Post memories: Hero who fought Nazis at sea and found peace in Dagenham

George Lester in 1941

George Lester in 1941 - Credit: Vickie Flores/Archant

After joining the Royal Navy in 1940 as a 15-year-old boy, George Lester embarked on a life-defining series of missions during the Second World War – including working for Churchill – before finding peace at home

90-year-old George Lester at his home in Dagenham

90-year-old George Lester at his home in Dagenham - Credit: Vickie Flores/Archant

So says 90-year-old George Lester, of Hamden Crescent, Dagenham, whose astounding career in the Royal Navy included missions in North Africa, Italy, Normandy – and a slap on the back from Winston Churchill.

“I joined the Navy in December 1940 when I was 15 years and three months old,” he said.

“Then in 1942 I joined HMS Nelson – one of the biggest battleships in the fleet – as a telegraphist.”

One of his first missions was Operation Pedestal, which was an attempt to get supplies to the vital but besieged island of Malta.

Medals belonging to former Royal Navy telegraphist George Lester.

Medals belonging to former Royal Navy telegraphist George Lester. - Credit: Vickie Flores/Archant

“We lost nine merchant ships trying to relieve Malta,” George said. “It was very hard for us.”

George then took part in Operation Torch – the invasion of French North Africa – with the Nelson in November 1942.

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After a swift victory, the battleship was sent to support the invasion of Sicily and the Italian mainland in 1943.

“We bombarded the coast at Salerno with 16-inch guns – they were enormous,” he said.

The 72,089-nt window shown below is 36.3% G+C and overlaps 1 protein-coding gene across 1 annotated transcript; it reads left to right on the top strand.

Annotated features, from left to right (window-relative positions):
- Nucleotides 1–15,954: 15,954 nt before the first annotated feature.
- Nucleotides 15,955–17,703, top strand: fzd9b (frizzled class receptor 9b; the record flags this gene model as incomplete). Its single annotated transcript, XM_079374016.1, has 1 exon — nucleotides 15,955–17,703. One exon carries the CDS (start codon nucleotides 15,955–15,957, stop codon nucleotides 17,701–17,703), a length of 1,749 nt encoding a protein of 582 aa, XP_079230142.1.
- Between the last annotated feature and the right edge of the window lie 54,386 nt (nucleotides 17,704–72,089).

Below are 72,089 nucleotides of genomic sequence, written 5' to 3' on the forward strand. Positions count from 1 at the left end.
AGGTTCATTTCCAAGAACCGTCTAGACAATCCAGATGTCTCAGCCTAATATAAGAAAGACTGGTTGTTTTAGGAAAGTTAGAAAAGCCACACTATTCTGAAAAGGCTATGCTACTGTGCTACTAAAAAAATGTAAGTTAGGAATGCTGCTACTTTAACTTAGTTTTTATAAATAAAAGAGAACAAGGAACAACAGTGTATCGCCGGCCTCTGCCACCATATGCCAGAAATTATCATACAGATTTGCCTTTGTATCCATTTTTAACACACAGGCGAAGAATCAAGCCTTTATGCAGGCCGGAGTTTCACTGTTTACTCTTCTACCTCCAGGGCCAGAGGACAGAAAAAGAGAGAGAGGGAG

It wasn’t long before George was snapped up by a small command ship whose responsibility was to oversee the Normandy landings at Gold beach.

“We had to do all sorts – including dealing with human torpedoes and all the other silly things the Germans were sending out to stop us landing,” he recalled.

Towards the end of the year, George went to the Yalta Conference – and there met his ultimate boss.

“We were responsible for Churchill’s communications while he was at Yalta,” he said.

“He came to see us once and said, ‘thank you for being my eyes and ears and mouth’ – it was a privilege to meet him.

“I also remember seeing President Roosevelt being pushed around in his wheelchair by his son – but I didn’t ever see Stalin.

“The Soviets were secretive.”

George left the Navy in the 1950s – but didn’t join his beloved RNA in Dagenham until 1983.

“The problem is, I was a young man, starting a family, working – I simply was not thinking about anything else,” he said.

“But when I did go, I had a wonderful time, and I ended up being the chairman for 27 years.”

George is now hoping to bring fresh blood into the association.

“Not so many people are joining now – and that is a real shame,” he admitted. “They are missing out – last Saturday was my birthday, and I spent it at the RNA. That’s what it means to people like me.

“The members there became my closest friends.”

If you are interested in joining RNA Dagenham, call 0208 2209 391 – the branch welcomes enquiries from all people, male or female, who have an interest in the Royal Navy